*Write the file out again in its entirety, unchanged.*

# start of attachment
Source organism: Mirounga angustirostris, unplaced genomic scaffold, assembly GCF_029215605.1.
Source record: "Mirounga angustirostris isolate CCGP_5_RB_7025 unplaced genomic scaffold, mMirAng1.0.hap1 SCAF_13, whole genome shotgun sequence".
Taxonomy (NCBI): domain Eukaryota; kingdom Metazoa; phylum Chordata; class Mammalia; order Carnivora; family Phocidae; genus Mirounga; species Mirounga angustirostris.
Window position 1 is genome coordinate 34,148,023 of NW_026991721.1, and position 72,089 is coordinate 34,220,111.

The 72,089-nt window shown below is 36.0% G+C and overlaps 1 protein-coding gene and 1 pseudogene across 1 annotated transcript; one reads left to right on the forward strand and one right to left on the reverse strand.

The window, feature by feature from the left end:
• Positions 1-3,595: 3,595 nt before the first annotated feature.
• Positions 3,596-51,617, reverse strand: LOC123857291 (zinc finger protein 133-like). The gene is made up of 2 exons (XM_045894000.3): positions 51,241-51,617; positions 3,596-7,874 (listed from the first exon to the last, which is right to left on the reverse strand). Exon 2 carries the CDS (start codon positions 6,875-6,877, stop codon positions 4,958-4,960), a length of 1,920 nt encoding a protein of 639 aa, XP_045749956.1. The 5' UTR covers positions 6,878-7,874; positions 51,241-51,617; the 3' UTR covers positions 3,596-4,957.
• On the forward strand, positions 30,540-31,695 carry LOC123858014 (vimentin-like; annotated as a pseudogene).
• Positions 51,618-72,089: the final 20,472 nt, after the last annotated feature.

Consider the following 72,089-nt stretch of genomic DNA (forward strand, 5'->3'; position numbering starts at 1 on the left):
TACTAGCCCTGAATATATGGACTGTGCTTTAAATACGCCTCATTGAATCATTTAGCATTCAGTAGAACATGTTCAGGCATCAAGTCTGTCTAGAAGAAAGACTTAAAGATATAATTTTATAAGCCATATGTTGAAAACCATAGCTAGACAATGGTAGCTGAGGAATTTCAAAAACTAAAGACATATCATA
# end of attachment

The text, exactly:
Source organism: Mirounga angustirostris, unplaced genomic scaffold, assembly GCF_029215605.1.
Source record: "Mirounga angustirostris isolate CCGP_5_RB_7025 unplaced genomic scaffold, mMirAng1.0.hap1 SCAF_13, whole genome shotgun sequence".
Taxonomy (NCBI): domain Eukaryota; kingdom Metazoa; phylum Chordata; class Mammalia; order Carnivora; family Phocidae; genus Mirounga; species Mirounga angustirostris.
Window position 1 is genome coordinate 34,148,023 of NW_026991721.1, and position 72,089 is coordinate 34,220,111.

The 72,089-nt window shown below is 36.0% G+C and overlaps 1 protein-coding gene and 1 pseudogene across 1 annotated transcript; one reads left to right on the forward strand and one right to left on the reverse strand.

The window, feature by feature from the left end:
• Positions 1-3,595: 3,595 nt before the first annotated feature.
• Positions 3,596-51,617, reverse strand: LOC123857291 (zinc finger protein 133-like). The gene is made up of 2 exons (XM_045894000.3): positions 51,241-51,617; positions 3,596-7,874 (listed from the first exon to the last, which is right to left on the reverse strand). Exon 2 carries the CDS (start codon positions 6,875-6,877, stop codon positions 4,958-4,960), a length of 1,920 nt encoding a protein of 639 aa, XP_045749956.1. The 5' UTR covers positions 6,878-7,874; positions 51,241-51,617; the 3' UTR covers positions 3,596-4,957.
• On the forward strand, positions 30,540-31,695 carry LOC123858014 (vimentin-like; annotated as a pseudogene).
• Positions 51,618-72,089: the final 20,472 nt, after the last annotated feature.

Consider the following 72,089-nt stretch of genomic DNA (forward strand, 5'->3'; position numbering starts at 1 on the left):
TACTAGCCCTGAATATATGGACTGTGCTTTAAATACGCCTCATTGAATCATTTAGCATTCAGTAGAACATGTTCAGGCATCAAGTCTGTCTAGAAGAAAGACTTAAAGATATAATTTTATAAGCCATATGTTGAAAACCATAGCTAGACAATGGTAGCTGAGGAATTTCAAAAACTAAAGACATATCATA